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President Joe Biden’s administration is setting new rules for vehicle fuel economy.

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Starting in 2026, new cars must meet the minimum of 40 miles per gallon of gas, The Associated Press reported.

The National Highway Traffic Safety Administration made the announcement Friday morning.

The move readjusts a rollback of standards that President Donald Trump’s administration had enacted.

The regulation will be stepped up over the next few years from the current 24 miles per gallon for new vehicles this year, raising it by 8% in 2024 and 2025 and raising it by another 10% in the 2026 model year, the AP reported.

The 40 mpg standard is the maximum that car manufacturers can achieve over the next four years, NHTSA officials said. The move will reduce the consumption of gasoline by more than 220 billion gallons over the life of vehicles when the Biden administration’s regulations are compared to those from Trump’s administration, the AP reported.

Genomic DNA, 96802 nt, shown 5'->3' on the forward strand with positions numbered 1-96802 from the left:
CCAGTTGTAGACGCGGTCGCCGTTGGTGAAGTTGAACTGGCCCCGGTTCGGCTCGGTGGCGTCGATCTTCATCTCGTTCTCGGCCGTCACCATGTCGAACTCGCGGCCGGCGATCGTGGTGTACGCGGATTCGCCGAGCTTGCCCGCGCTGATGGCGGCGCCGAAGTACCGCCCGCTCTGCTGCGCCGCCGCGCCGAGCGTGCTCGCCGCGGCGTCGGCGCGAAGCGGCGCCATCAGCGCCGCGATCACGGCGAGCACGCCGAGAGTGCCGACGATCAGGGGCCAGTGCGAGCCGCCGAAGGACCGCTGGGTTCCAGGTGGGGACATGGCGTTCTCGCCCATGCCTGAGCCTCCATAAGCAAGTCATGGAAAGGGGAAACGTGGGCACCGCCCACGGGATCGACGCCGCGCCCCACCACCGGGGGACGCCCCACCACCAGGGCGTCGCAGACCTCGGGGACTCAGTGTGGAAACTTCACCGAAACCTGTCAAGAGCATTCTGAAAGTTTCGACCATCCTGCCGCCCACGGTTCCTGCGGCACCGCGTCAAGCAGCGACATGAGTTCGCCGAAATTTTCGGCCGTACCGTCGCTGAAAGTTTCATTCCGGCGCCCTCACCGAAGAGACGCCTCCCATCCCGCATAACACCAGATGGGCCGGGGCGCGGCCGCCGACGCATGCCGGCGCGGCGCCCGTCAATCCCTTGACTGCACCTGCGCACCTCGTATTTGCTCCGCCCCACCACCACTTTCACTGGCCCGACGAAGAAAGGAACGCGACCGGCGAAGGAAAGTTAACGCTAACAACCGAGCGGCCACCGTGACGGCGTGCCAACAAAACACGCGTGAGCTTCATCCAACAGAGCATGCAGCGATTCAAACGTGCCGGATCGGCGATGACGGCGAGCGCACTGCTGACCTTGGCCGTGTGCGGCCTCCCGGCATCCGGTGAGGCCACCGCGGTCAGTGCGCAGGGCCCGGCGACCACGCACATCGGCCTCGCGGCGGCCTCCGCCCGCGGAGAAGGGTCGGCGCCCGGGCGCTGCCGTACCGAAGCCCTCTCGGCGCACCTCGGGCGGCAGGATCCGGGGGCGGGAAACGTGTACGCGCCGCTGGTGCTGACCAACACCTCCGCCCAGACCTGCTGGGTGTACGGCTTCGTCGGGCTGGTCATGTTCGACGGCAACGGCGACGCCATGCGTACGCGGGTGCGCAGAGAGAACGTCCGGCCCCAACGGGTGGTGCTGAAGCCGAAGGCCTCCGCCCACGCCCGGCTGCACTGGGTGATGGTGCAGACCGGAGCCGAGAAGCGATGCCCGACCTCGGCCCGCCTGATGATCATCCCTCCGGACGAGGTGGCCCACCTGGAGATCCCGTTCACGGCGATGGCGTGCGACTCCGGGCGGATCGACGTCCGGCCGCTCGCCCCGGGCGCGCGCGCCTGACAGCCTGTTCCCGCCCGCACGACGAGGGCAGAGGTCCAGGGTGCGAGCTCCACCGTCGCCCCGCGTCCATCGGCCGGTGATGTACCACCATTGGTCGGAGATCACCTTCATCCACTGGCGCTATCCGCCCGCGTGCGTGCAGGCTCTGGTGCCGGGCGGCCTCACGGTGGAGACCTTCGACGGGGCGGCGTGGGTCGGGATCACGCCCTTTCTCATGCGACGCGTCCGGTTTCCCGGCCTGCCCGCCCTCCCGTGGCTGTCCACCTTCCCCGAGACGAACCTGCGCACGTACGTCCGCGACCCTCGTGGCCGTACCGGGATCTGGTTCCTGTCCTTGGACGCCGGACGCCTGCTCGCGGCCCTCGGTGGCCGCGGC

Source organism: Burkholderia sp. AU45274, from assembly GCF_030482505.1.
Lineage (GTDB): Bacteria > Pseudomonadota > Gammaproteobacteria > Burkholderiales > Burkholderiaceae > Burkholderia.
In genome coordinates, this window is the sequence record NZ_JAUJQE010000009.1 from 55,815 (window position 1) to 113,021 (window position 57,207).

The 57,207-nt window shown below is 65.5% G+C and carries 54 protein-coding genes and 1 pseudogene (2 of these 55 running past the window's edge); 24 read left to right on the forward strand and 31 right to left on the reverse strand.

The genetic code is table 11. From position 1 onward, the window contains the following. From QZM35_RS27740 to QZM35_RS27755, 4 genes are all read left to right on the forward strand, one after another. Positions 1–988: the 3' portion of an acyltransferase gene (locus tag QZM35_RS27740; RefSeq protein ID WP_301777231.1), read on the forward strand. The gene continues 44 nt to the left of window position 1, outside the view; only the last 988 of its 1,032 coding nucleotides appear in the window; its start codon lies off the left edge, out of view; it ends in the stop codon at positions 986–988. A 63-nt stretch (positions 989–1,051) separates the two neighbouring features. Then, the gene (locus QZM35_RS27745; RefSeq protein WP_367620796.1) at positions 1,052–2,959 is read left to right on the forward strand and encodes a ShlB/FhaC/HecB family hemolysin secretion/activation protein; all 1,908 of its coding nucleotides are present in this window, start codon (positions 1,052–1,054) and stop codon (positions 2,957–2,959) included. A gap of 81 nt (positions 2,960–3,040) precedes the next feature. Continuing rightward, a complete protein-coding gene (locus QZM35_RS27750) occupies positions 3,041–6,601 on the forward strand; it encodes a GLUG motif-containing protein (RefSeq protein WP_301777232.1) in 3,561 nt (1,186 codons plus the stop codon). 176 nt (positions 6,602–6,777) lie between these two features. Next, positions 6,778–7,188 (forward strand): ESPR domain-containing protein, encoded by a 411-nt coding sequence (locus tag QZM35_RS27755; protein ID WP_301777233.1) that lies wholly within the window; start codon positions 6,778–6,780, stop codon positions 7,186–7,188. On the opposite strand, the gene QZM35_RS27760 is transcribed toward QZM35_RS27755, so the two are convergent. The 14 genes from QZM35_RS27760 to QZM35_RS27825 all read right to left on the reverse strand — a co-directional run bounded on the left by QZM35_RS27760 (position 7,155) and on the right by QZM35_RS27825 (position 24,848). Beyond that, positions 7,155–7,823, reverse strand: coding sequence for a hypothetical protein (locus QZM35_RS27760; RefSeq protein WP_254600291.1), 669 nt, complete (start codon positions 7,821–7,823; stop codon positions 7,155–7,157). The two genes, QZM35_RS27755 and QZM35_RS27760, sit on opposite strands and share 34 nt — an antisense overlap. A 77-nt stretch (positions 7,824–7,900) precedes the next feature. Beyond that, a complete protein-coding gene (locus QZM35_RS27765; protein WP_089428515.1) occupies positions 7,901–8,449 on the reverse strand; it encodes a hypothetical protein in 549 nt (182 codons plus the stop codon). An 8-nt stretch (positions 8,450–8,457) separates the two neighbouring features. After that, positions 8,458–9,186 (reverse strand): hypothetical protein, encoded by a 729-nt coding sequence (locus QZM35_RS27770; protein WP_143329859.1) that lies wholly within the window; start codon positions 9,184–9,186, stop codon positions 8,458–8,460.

Some environmentalists say the NHTSA’s announcement doesn’t go far enough to reduce or reverse global warming.

“Climate change has gotten much worse, but these rules only require automakers to reduce gas-guzzling slightly more than they agreed to cut nine years ago,” Dan Becker, director of the Safe Climate Transport Center at the Center for Biological Diversity, said, according to the AP.

The NHTSA said that while the new fuel economy rule would save drivers about $1,400 in fuel costs over a 2029 vehicle’s lifetime, and that carbon dioxide emissions would drop by 2.5 billion metric tons by 2050, it did not say how much the increased fuel economy would add on to the price tag of a new car, the AP reported.